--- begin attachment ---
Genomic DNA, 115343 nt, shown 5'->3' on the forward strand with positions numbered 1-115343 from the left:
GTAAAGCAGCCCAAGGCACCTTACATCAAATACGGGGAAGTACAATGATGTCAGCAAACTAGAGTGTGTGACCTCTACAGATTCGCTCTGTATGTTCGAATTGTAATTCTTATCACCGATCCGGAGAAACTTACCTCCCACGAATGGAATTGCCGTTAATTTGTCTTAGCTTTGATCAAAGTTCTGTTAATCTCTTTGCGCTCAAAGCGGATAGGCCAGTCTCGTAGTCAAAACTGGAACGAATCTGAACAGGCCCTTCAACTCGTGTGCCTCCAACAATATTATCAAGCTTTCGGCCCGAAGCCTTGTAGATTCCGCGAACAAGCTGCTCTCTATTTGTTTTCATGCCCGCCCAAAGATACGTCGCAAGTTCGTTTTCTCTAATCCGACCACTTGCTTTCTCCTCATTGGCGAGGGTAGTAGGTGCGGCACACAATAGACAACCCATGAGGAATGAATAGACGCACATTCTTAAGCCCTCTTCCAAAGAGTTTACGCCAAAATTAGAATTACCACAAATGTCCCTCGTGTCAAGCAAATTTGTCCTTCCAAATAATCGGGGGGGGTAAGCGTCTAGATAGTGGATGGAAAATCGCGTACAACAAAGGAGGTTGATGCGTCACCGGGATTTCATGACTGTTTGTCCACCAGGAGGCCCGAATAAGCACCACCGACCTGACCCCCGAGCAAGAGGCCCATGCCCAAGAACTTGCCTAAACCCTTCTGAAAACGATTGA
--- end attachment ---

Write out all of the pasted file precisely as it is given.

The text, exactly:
Genomic DNA, 115343 nt, shown 5'->3' on the forward strand with positions numbered 1-115343 from the left:
GTAAAGCAGCCCAAGGCACCTTACATCAAATACGGGGAAGTACAATGATGTCAGCAAACTAGAGTGTGTGACCTCTACAGATTCGCTCTGTATGTTCGAATTGTAATTCTTATCACCGATCCGGAGAAACTTACCTCCCACGAATGGAATTGCCGTTAATTTGTCTTAGCTTTGATCAAAGTTCTGTTAATCTCTTTGCGCTCAAAGCGGATAGGCCAGTCTCGTAGTCAAAACTGGAACGAATCTGAACAGGCCCTTCAACTCGTGTGCCTCCAACAATATTATCAAGCTTTCGGCCCGAAGCCTTGTAGATTCCGCGAACAAGCTGCTCTCTATTTGTTTTCATGCCCGCCCAAAGATACGTCGCAAGTTCGTTTTCTCTAATCCGACCACTTGCTTTCTCCTCATTGGCGAGGGTAGTAGGTGCGGCACACAATAGACAACCCATGAGGAATGAATAGACGCACATTCTTAAGCCCTCTTCCAAAGAGTTTACGCCAAAATTAGAATTACCACAAATGTCCCTCGTGTCAAGCAAATTTGTCCTTCCAAATAATCGGGGGGGGTAAGCGTCTAGATAGTGGATGGAAAATCGCGTACAACAAAGGAGGTTGATGCGTCACCGGGATTTCATGACTGTTTGTCCACCAGGAGGCCCGAATAAGCACCACCGACCTGACCCCCGAGCAAGAGGCCCATGCCCAAGAACTTGCCTAAACCCTTCTGAAAACGATTGA